Referring specifically to FIGS. 2 and 6, there are the friction strips 22 which extend above the deck surface and serve to retard movement of a container on the deck surface 13. These strips 22 have the contacting surfaces 20 and the shank 40 with the heads 42 for placement through the openings 41 in the deck 13. In this instance, they are composed of a resilient rubber having a preferred durometer of 70. In this manner the rubber is resilient to provide a non-skid surface yet strong enough to withstand encountering large forces. This rubber construction also allows the heads 42 to be compressed for placement through the openings 41. They can expand to the original size when placed on the opposing side. These strips 22 can be placed on the pallet at the factory or on the job site. As indicated, they can also be positioned at various locations on the pallet depending on the requirements of the user.
Referring to FIG. 4, this Figure shows the connection between the pallet decks 11 and 12. As seen therein, foot members 23 of the base pallet deck 12 are connected to foot members 25 of the pallet deck 11. This is accomplished by a fastener 58 which is placed in the foot well portions 36 and 24. This connection is further assisted by the flanges 54 extending from the foot bases 38 and 52 of the foot members 23 and 25 for engagement in the grooves 53 of a corresponding foot base. As best seen in FIG. 7 each of the foot members as represented by the foot member 25 has the arcuate groove 53 and the arcuate flange 54. Referring again to FIG. 4, a particular fastener 58 for accomplishing the interconnection is depicted. This fastener 58 has the tubular body 72 for passage through the passages 55 and 56 of the foot bases 52 and 38. It has the barbed and slotted end 73 for contact with the surface 74 on the foot base 38 as well as annular head 77 for contact with surface 71 of the foot base 52. Expansion of the barbed end 73 is effected by inward movement of a plunger or shank 75 (See FIG. 7). The shank 75 preferably has a ribbed surface and is forced through the tubular body 72 by inward movement of the head 76.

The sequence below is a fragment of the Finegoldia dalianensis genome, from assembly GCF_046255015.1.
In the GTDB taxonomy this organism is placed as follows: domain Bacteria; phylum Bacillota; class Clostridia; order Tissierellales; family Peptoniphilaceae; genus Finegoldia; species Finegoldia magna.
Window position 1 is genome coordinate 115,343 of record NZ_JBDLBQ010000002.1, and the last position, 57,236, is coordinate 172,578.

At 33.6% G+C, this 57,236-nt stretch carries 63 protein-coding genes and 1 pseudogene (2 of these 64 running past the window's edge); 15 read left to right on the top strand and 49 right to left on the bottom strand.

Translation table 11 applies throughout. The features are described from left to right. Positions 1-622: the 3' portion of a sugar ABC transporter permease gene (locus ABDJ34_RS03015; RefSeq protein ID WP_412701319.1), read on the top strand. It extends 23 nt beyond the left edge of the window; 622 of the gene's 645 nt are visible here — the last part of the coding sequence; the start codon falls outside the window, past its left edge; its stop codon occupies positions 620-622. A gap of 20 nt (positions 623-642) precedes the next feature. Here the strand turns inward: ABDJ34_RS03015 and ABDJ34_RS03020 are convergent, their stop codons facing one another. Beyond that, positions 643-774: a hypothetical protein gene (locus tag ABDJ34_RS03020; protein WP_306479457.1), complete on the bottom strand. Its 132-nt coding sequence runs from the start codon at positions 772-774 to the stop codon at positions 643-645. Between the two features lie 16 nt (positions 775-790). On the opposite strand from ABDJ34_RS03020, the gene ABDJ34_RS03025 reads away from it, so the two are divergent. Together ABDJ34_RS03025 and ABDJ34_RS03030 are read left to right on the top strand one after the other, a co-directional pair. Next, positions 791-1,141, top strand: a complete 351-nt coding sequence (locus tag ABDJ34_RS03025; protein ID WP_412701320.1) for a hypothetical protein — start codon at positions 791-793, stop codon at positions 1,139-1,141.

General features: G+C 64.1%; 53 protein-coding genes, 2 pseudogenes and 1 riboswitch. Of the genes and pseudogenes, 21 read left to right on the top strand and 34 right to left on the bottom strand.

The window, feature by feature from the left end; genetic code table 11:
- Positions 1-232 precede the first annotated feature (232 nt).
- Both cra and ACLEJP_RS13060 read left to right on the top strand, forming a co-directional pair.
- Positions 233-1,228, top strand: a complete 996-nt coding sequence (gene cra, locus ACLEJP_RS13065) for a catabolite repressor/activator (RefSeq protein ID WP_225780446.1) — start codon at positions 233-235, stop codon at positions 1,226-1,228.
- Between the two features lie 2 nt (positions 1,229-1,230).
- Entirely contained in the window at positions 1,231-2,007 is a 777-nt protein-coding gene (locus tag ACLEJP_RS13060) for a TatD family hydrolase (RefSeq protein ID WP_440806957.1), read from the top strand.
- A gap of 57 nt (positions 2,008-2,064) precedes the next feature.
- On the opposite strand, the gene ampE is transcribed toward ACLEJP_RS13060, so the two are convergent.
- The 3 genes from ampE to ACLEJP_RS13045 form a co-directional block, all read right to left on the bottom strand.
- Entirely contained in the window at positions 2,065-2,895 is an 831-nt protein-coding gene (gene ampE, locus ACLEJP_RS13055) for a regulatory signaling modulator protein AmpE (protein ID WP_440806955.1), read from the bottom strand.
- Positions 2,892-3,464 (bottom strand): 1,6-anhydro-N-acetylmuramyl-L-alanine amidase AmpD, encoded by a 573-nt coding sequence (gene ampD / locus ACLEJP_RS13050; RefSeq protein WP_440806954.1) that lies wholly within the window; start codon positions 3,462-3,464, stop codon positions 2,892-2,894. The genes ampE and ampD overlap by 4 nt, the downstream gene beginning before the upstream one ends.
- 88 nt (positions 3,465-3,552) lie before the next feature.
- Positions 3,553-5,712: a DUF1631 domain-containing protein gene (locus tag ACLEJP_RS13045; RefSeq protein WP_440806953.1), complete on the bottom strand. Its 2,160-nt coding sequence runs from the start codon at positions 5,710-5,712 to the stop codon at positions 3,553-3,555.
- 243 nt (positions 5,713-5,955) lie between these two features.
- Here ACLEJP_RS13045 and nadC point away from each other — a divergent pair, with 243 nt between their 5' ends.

Also shown in FIG. 4 as well as FIG. 9 is the attachment of the cover member 51 over the foot well 24. This is accomplished by the integral fastener 60 having the slotted head 63 for compressive passage through the opening 61 in the deck 13 and later expansive retention therein. Nesting ledges 65 are also afforded in the foot well 24 to prevent binding of the foot members of another pallet during nesting such as for return shipping of the empty pallets.